A middle school student's mother is suing her school district. She claims a PE coach crossed the line, prompting a hospital stay, months of muscle pain and possibly the end of her daughter's promising soccer future.
Thirteen-year-old Alyssa White had dreams of playing soccer in college. The eighth grader was goalie and captain of her select team.
"It was something I was committed to. It was one of my main priorities," she said.
But she began feeling sick last December after a PE class at Ferguson Junior High.
She said as punishment for other students being late, her class was instructed to do sprints, pushups and more than 100 explosions, or jumps from a squatting position into the air.
"I just felt something not right in my legs. I was having an unusual pain," Alyssa said.
"Seeing her just on the floor, seeing her bent over literally in tears in pain not able to bend her legs and not able to sit in the car correctly was very, very scary," said Sharri White, Alyssa's mother.
White said Alyssa should not have been included in the intense workout at all. At the time she was under doctors' orders to limit her physical activity because of chest swelling.
"There was a note on file at the school," she said.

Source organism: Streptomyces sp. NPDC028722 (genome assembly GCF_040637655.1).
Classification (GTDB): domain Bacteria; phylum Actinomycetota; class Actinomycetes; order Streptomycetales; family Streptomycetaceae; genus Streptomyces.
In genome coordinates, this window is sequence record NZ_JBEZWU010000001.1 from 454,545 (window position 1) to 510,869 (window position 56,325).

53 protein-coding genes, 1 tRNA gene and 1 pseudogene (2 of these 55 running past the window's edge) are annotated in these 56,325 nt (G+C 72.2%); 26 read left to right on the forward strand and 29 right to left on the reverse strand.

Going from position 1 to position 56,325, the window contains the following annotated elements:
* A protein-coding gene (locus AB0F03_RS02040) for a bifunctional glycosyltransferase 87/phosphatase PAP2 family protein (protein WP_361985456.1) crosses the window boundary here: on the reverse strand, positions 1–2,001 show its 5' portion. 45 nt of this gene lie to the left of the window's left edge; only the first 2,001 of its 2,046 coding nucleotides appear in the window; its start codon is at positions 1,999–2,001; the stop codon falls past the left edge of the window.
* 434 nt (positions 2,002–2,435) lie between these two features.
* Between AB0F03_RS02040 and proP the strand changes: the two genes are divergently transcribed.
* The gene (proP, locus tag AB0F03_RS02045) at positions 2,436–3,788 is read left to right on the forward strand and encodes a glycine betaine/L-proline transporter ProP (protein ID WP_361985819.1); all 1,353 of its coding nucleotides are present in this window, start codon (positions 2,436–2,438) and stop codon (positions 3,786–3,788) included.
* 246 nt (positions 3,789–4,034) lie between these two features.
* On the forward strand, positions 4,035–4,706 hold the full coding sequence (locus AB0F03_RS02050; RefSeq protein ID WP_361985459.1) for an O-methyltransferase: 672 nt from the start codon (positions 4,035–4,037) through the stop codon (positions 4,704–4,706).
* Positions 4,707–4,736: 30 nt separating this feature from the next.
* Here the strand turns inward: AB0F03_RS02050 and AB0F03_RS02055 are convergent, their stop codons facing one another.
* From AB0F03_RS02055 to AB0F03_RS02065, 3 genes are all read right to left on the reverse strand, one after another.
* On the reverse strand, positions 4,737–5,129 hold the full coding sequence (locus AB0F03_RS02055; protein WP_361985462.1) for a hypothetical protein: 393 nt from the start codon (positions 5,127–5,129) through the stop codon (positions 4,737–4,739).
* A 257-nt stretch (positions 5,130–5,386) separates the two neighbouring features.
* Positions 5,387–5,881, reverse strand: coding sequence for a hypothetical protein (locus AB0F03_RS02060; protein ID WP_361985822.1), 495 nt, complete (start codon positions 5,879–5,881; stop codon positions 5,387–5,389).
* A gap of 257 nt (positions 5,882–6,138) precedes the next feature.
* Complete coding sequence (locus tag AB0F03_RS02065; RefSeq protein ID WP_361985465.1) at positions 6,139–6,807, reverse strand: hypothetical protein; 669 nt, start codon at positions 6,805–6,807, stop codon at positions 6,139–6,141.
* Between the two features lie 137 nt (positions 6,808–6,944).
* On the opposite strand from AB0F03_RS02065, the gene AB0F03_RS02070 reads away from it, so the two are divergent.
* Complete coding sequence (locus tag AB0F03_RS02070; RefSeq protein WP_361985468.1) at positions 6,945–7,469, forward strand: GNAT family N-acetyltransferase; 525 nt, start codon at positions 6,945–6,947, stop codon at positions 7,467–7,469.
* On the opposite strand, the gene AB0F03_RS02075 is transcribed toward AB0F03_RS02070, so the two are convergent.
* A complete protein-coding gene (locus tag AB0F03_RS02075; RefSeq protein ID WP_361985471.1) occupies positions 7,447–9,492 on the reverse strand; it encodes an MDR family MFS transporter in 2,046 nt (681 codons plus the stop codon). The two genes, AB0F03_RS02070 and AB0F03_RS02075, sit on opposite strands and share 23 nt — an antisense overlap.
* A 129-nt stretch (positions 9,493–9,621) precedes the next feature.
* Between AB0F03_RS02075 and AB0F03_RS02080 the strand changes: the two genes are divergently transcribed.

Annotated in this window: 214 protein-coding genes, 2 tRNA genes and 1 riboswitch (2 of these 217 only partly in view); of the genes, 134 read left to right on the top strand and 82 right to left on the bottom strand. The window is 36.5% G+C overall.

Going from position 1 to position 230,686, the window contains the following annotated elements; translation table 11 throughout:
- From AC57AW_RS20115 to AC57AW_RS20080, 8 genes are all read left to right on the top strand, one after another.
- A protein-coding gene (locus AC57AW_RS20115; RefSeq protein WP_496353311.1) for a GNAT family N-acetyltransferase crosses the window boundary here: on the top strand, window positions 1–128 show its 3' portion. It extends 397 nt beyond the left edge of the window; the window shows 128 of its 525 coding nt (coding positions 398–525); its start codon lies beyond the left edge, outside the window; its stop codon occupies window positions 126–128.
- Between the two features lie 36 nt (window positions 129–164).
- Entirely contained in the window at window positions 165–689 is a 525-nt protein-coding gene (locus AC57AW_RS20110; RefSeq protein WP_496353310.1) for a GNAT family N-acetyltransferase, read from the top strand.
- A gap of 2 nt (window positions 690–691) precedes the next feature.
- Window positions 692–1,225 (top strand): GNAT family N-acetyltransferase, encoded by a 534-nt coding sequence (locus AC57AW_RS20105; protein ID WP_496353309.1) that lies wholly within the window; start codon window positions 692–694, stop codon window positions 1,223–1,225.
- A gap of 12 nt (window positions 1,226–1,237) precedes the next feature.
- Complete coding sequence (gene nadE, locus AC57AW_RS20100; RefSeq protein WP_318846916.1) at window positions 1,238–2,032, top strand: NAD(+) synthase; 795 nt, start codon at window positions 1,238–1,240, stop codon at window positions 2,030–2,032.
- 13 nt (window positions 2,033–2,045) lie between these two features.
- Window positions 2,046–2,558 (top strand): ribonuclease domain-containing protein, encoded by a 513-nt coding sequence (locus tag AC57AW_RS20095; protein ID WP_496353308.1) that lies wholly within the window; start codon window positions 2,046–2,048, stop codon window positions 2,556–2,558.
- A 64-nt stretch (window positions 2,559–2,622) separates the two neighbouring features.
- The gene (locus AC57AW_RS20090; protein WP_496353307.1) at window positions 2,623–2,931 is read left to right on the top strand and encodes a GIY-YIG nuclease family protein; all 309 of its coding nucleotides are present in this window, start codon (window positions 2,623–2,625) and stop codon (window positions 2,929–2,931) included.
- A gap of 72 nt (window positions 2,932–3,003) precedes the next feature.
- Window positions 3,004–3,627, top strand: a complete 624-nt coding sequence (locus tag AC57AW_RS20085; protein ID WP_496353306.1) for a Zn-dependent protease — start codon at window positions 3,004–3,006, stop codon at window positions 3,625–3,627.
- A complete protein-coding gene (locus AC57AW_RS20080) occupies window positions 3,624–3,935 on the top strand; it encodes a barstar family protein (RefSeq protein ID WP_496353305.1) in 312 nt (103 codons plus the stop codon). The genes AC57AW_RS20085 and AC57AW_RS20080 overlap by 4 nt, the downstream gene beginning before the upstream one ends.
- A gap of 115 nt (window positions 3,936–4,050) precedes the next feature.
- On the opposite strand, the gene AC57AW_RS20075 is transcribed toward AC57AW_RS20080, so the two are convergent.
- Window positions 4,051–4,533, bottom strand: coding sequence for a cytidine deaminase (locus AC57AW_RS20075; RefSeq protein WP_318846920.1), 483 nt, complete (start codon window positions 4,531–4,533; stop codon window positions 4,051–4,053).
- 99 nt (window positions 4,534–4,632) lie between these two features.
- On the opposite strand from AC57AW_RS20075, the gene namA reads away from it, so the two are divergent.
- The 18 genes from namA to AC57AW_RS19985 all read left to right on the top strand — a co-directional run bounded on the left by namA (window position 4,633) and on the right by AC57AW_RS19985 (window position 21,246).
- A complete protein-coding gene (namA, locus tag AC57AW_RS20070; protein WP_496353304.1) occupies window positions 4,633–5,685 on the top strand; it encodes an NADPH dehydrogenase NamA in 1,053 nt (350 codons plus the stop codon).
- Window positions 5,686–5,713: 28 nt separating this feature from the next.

But her daughter is a good student and followed her teacher's orders, she said.
Alyssa was hospitalized two days later.
"That's when we were seeing blood in her urine," White said. "You think, 'Did something break down internally? Is something happening with her organs?' It was terrifying for us."
"I couldn't do anything from getting out of bed to taking a shower," Alyssa said.
Doctors are certain the workout caused Alyssa's rhabdomyolysis, or severely damaged muscles. It's a problem that is unrelated to her original chest swelling.
An attorney for the Arlington school district said it takes health and safety seriously, but all kids have different reactions to exercise.
"One of the administrators came to the hospital to visit us and said, 'This is our fault. We own this. We are going to take care of it.'" White said.
The district acknowledged having the doctor's note, but White said little has happened since then.
Alyssa is still undergoing physical therapy and now the family is facing thousands in medical bills despite having insurance.
"At the very least there should be responsibility for what she went through," White said. "Had we not caught it early enough her kidneys may have shut down. She could have gone on dialysis. It could have been fatal. It could have been a fatal event for her."
KDFW FOX 4
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